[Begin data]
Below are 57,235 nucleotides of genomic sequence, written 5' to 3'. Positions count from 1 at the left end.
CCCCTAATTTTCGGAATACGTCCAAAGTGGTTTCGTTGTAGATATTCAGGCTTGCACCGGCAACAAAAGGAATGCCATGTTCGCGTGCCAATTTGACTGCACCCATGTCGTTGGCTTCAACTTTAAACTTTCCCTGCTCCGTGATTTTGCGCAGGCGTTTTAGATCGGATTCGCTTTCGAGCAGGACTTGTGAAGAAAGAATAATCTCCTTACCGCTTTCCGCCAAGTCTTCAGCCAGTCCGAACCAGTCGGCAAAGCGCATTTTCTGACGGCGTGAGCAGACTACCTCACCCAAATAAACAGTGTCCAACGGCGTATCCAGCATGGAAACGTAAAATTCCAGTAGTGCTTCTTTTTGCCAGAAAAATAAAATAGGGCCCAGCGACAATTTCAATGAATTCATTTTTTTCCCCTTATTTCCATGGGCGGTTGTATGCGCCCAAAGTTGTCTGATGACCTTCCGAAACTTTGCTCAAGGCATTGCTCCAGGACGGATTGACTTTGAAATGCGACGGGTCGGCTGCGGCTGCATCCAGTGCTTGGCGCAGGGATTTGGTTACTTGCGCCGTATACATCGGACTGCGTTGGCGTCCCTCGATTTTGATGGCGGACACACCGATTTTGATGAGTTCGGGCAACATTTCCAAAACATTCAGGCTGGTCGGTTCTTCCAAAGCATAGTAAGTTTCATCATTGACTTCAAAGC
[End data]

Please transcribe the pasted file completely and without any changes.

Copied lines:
Below are 57,235 nucleotides of genomic sequence, written 5' to 3'. Positions count from 1 at the left end.
CCCCTAATTTTCGGAATACGTCCAAAGTGGTTTCGTTGTAGATATTCAGGCTTGCACCGGCAACAAAAGGAATGCCATGTTCGCGTGCCAATTTGACTGCACCCATGTCGTTGGCTTCAACTTTAAACTTTCCCTGCTCCGTGATTTTGCGCAGGCGTTTTAGATCGGATTCGCTTTCGAGCAGGACTTGTGAAGAAAGAATAATCTCCTTACCGCTTTCCGCCAAGTCTTCAGCCAGTCCGAACCAGTCGGCAAAGCGCATTTTCTGACGGCGTGAGCAGACTACCTCACCCAAATAAACAGTGTCCAACGGCGTATCCAGCATGGAAACGTAAAATTCCAGTAGTGCTTCTTTTTGCCAGAAAAATAAAATAGGGCCCAGCGACAATTTCAATGAATTCATTTTTTTCCCCTTATTTCCATGGGCGGTTGTATGCGCCCAAAGTTGTCTGATGACCTTCCGAAACTTTGCTCAAGGCATTGCTCCAGGACGGATTGACTTTGAAATGCGACGGGTCGGCTGCGGCTGCATCCAGTGCTTGGCGCAGGGATTTGGTTACTTGCGCCGTATACATCGGACTGCGTTGGCGTCCCTCGATTTTGATGGCGGACACACCGATTTTGATGAGTTCGGGCAACATTTCCAAAACATTCAGGCTGGTCGGTTCTTCCAAAGCATAGTAAGTTTCATCATTGACTTCAAAGC